Abstract: The author examined wind loads on low-profile, roof-mounted solar arrays, placed on large, low-rise buildings with nearly flat roofs by using scale models in a boundary layer wind tunnel. The author also examined the effects of building size and array geometry on enveloping curves of area-averaged pressure coefficients, typical of use for design. It was found that wind loads on the array increase with building size; normalizing the effective wind area by the building wall size leads to enveloping curves that collapse onto a single curve for each array geometry. For tilt angles less than 10°, there is an approximate linear increase in the pressure coefficients as the tilt angle increases. For arrays with tilt angles of 10° or more, the wind loads do not depend significantly on the tilt angle and are relatively constant. Roof zones for wind loads on solar arrays are larger than roof zones for bare roofs and depend on the array tilt angle. DOI: 10.1061/(ASCE)ST.1943-541X.0000825

Use of the Wind Tunnel Test Method for Obtaining Design Wind Loads on Roof-Mounted Solar Arrays[edit | edit source]

Abstract: ASCE 7 does not provide design wind loads for roof-mounted solar panels. This paper discusses the use of the wind tunnel test method, called Method 3 in ASCE 7-05, which was originally intended for obtaining design wind loads for individual buildings. Because roof-mounted solar arrays are generally mounted in many configurations on many buildings of many different shapes, additional requirements are necessary to use Method 3 in this situation. The paper describes these additional requirements. DOI: 10.1061/(ASCE)ST.1943-541X.0000654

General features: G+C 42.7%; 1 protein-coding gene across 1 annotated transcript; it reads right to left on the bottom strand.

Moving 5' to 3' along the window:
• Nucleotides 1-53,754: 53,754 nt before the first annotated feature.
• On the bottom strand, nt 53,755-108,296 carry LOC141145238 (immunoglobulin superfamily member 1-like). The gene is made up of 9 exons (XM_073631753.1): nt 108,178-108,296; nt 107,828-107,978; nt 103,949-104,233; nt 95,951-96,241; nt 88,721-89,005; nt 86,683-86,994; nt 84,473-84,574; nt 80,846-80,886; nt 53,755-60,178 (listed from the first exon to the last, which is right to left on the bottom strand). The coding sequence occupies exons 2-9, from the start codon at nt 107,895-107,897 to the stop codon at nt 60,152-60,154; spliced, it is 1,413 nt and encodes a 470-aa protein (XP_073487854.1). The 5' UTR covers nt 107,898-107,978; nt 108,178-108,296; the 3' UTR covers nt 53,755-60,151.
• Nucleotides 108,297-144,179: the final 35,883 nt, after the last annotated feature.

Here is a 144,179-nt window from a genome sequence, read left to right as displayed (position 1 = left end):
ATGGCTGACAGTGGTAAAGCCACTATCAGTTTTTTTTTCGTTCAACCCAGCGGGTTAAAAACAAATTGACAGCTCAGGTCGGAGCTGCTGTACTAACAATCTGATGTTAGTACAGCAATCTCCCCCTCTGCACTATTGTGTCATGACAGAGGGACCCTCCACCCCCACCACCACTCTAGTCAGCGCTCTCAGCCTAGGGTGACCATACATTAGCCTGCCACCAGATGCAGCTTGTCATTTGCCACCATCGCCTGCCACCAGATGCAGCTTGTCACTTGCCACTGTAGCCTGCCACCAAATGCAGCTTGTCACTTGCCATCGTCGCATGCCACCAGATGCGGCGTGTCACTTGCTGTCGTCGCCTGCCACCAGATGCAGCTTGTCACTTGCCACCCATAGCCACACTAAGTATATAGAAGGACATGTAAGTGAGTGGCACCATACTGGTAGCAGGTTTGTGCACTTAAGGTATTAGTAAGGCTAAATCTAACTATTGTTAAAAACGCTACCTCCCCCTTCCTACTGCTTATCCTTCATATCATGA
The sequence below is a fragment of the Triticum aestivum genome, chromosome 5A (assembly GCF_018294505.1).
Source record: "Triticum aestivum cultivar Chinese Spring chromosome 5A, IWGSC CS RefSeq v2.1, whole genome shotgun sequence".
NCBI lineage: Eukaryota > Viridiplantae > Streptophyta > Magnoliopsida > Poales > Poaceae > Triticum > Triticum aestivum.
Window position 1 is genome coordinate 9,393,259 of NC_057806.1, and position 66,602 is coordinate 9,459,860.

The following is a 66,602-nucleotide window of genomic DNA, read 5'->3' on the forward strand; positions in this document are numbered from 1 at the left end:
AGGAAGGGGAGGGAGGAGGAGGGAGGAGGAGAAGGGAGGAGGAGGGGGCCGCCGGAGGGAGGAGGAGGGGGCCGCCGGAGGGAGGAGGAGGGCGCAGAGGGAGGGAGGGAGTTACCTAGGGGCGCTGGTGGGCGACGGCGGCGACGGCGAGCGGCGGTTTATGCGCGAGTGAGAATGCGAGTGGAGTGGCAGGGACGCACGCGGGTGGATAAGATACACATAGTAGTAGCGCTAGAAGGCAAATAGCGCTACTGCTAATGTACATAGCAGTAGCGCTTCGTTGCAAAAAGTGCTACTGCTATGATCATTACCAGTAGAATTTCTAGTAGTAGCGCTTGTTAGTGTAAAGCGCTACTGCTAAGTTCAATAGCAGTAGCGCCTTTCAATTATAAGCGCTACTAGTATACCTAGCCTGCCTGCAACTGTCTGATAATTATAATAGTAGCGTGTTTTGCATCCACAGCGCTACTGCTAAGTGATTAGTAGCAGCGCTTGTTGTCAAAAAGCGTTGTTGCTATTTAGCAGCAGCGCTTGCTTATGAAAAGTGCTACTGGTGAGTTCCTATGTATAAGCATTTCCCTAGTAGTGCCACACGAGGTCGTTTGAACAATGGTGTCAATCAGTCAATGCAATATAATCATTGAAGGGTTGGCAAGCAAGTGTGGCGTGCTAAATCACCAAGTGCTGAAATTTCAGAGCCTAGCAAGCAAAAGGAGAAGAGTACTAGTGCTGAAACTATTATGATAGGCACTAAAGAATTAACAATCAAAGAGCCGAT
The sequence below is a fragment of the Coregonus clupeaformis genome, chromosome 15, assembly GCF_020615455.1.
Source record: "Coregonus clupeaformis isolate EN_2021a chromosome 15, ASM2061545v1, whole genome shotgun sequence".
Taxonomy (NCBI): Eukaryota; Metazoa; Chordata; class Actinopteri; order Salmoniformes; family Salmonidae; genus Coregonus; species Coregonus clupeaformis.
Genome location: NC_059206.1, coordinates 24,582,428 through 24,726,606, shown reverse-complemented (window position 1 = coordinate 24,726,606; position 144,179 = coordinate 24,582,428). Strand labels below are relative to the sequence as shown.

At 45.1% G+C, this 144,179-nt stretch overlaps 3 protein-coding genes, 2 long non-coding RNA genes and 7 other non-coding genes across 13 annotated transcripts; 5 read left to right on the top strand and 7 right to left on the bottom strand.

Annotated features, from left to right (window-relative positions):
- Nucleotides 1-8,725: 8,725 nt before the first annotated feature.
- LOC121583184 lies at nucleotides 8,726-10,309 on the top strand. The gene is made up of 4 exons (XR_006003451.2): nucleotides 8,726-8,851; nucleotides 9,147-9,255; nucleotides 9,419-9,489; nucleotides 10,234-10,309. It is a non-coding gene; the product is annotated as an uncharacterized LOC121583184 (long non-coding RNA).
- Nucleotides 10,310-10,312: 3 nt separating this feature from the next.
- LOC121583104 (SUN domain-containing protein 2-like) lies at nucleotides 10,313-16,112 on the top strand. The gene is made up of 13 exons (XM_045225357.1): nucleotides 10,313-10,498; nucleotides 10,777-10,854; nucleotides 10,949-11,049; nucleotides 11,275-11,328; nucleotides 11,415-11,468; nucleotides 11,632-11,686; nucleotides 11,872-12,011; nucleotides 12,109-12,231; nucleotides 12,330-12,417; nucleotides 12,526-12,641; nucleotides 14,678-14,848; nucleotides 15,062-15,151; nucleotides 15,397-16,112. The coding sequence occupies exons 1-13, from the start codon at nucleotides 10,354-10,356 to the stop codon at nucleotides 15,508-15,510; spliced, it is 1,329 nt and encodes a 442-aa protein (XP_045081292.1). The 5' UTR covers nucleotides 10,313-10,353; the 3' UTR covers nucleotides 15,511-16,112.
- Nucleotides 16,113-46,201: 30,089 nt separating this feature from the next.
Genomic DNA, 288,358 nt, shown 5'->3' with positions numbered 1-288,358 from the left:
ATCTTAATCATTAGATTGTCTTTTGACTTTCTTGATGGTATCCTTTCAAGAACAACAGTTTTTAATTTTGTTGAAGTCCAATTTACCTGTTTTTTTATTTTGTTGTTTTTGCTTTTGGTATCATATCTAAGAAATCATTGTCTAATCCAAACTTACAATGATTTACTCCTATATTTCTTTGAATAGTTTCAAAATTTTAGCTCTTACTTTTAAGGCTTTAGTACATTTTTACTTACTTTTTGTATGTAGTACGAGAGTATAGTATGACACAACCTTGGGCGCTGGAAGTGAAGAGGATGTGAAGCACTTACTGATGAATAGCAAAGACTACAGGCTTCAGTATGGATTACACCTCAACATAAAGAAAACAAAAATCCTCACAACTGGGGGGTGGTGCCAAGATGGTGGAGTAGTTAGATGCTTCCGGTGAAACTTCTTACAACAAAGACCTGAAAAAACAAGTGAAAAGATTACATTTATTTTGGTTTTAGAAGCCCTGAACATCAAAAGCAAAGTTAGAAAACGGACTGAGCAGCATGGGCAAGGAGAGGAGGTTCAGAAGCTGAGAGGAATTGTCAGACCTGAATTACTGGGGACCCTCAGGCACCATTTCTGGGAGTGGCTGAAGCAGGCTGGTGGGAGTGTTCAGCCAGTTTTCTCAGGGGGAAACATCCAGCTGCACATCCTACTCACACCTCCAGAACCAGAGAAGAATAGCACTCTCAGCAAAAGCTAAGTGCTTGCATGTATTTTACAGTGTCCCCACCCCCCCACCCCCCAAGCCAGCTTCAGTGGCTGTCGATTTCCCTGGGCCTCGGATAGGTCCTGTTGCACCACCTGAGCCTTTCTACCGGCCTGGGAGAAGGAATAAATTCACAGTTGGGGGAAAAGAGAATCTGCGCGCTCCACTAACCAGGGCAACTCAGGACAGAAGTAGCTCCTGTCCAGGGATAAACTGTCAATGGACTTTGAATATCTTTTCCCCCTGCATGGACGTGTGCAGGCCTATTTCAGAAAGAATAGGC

Wind loading characteristics of solar arrays mounted on flat roofs[edit | edit source]

Abstract: With the increasing use of solar photovoltaics, wind-induced loads on rooftop solar arrays have become a problem. A series of wind tunnel experiments have been performed to evaluate wind loads on solar panels on flat roofs, mainly focusing on module forces calculated from area-averaged net pressures on solar modules of a standard size. In order to investigate the module force characteristics at different locations on the roof, solar array models, which were fabricated with pressure taps installed as densely as possible, were moved from place to place. Design parameters including tilt angle and distance between arrays, and building parameters including building depth and parapet height, have also been considered. The results show that unfavorable negative module force coefficients for single-array cases are much larger than those for multi-array cases; tilt angle and distance between arrays increase negative module forces; effects of building depth and parapet height on negative module forces are not obvious; and recommendation values in JIS C 8955 Standard correctly estimate negative mean module force coefficients but not peak values. rights and content

Wind Turbulence and Load Sharing Effects on Ballasted Roof-Top Solar Arrays[edit | edit source]

Abstract: This collection contains 106 papers presented at the ATC & SEI Conference on Advances in Hurricane Engineering, held in Miami, Florida, October 24-26, 2012. When Hurricane Andrew wreaked havoc on South Florida and Louisiana 20 years ago, the engineering community learned a great deal about how powerful storms affect the built environment. These papers demonstrate the application of lessons learned to reduce losses from subsequent hurricanes and to make communities more resilient to natural hazards.

  1. Wittbrodt, Ben, and Pearce, Joshua M. "3-D Printing Solar Photovoltaic Racking in Developing World." Energy for Sustainable Development, vol. 36, Elsevier Inc., Feb. 2017, pp. 1–5, doi:10.1016/j.esd.2016.08.001.
  2. Wills, Rosalie, et al. Best Practices for Commercial Roof-Mounted Photovoltaic System Installation. Springer, 2015.
  3. Andrews, Rob W., Nabeil Alazzam and Joshua M. Pearce. Model of Loss Mechanisms for Low Optical Concentration on Solar Photovoltaic Arrays with Planar Reflectors. Ontario: Queen's University, n.d.
  4. Matsushima, Toshio, Tatsuyuki Setaka and Seiichi Muroyama. "Concentrating solar module with horizontal reflectos." Solar Energy Materials & Solar Cells (2003): 603-612.